I am curious as to how different is precast concrete design than conventional cast-in situ reinforced concrete design as far as structural engineering is concerned.

To my mind, they should be the same, because precast is essentially using the same materials as cast-in situ, with the same material characteristics. The only difference between them is just one is casted in batch in a factory, and another is casted on site.

Am I right? What does Euro Code or ACI say about it?

  • $\begingroup$ Pre-cast has to be designed to withstand transporting and lifting loads - also perhaps provided with specially designed lifting points... $\endgroup$ – Solar Mike Feb 4 '20 at 10:32
  • $\begingroup$ So if anything, precast has to undergo more stringent cjvrcks than normal concrete design ? $\endgroup$ – Graviton Feb 4 '20 at 10:45
  • $\begingroup$ So if anything they have to be designed to meet all the loads that they will encounter... $\endgroup$ – Solar Mike Feb 4 '20 at 11:38
  • $\begingroup$ @SolarMike any structural code of practice reference on this, such as Euro code or ACI code ? $\endgroup$ – Graviton Feb 4 '20 at 11:43
  • $\begingroup$ You can read the codes - I don't feel the need. $\endgroup$ – Solar Mike Feb 4 '20 at 11:47

Fundamentally the design principles are the same - the concrete doesn't much 'care' if it is cast in its final location or somewhere else then moved when it has cured.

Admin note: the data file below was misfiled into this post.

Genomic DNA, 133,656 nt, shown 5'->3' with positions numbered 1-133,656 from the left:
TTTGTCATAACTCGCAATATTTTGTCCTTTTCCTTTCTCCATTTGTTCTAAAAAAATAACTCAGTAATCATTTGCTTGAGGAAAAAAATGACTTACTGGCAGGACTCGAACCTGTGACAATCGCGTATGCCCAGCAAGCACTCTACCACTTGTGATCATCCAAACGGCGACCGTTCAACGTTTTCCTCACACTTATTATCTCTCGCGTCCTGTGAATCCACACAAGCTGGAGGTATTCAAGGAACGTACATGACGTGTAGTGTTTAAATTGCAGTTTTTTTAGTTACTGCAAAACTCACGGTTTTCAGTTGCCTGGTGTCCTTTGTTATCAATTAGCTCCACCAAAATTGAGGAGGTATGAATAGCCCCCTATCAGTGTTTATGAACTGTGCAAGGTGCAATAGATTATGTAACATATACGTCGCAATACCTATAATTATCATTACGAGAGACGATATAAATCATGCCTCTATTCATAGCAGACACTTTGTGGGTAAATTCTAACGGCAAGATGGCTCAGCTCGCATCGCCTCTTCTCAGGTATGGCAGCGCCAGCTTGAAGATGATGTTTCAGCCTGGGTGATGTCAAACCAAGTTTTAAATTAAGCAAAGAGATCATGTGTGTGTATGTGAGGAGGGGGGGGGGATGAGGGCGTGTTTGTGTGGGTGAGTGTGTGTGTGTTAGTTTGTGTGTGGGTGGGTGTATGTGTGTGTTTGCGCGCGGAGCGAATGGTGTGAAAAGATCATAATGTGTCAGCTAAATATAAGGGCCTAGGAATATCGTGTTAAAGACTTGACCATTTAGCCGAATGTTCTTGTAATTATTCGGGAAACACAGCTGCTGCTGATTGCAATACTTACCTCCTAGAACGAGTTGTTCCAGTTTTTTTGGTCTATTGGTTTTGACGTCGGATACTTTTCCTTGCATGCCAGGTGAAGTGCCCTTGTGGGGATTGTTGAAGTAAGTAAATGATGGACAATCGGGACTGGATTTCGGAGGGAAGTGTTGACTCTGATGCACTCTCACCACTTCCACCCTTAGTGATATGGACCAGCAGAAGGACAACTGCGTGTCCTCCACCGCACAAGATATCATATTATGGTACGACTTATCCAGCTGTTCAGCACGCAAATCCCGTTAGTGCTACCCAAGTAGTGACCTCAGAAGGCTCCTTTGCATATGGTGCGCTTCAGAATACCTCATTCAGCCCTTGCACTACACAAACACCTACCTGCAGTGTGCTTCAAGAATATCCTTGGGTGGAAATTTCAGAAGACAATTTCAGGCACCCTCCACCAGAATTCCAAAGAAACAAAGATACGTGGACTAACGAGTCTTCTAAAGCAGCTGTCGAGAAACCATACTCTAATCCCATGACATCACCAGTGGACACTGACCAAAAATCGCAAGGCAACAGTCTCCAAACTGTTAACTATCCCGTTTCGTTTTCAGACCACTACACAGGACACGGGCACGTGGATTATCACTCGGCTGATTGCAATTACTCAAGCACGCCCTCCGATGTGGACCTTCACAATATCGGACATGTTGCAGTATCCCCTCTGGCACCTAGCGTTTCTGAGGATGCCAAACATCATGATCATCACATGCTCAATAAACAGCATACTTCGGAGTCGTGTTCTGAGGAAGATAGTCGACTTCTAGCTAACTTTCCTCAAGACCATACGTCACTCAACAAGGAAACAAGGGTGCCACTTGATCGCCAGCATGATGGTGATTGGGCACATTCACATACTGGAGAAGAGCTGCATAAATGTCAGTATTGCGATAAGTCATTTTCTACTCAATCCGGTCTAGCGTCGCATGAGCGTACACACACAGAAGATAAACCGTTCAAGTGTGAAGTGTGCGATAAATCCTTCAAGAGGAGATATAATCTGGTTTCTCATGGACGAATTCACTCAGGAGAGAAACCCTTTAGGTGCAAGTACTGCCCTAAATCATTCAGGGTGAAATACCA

In Eurocode (specifically EN1992-1-1, ‘Eurocode 2: Design of concrete structures- Part 1-1: General rules and rules for buildings’) there is a section ‘Additional rules for precast concrete elements and structures’ which has supplementary rules. That is, the majority of the design is the same, but you get some additional rules to follow. The additional rules cover transient situations, temporary and permanent bearings and the detailing of connections and joints between members.

The transient rules are mainly because in a precast yard the manufacturer wants to strike elements quickly – well before they reach their final strength, so you’ll be lifting and shifting elements when the concrete is only partly cured. The code doesn’t actually have specific rules to follow, it just says that transient conditions should be “considered specifically” (clause 10.2, referring to 10.1.1)

The connections and joints parts do have some specific rules to tell you how to handles such matters as making a slab by joining individual planks, i.e. how you quantify the behaviour of typical connections between the planks. The codes has rules about treating half-joints, types of bearings, anchorage of reinforcement at support and so on.

Overall, section 10 is nine pages out of 230 in the code, so relatively little and minor additional material.


The connections of precast concrete requires more specialized design and also more specialized installation crew in the field. The joints in precast concrete construction are the most critical items. Poorly designed or installed joints can lead to progressive collapse. Also the temporary loads during construction can be critical for the design and installation sequence of precast concrete.


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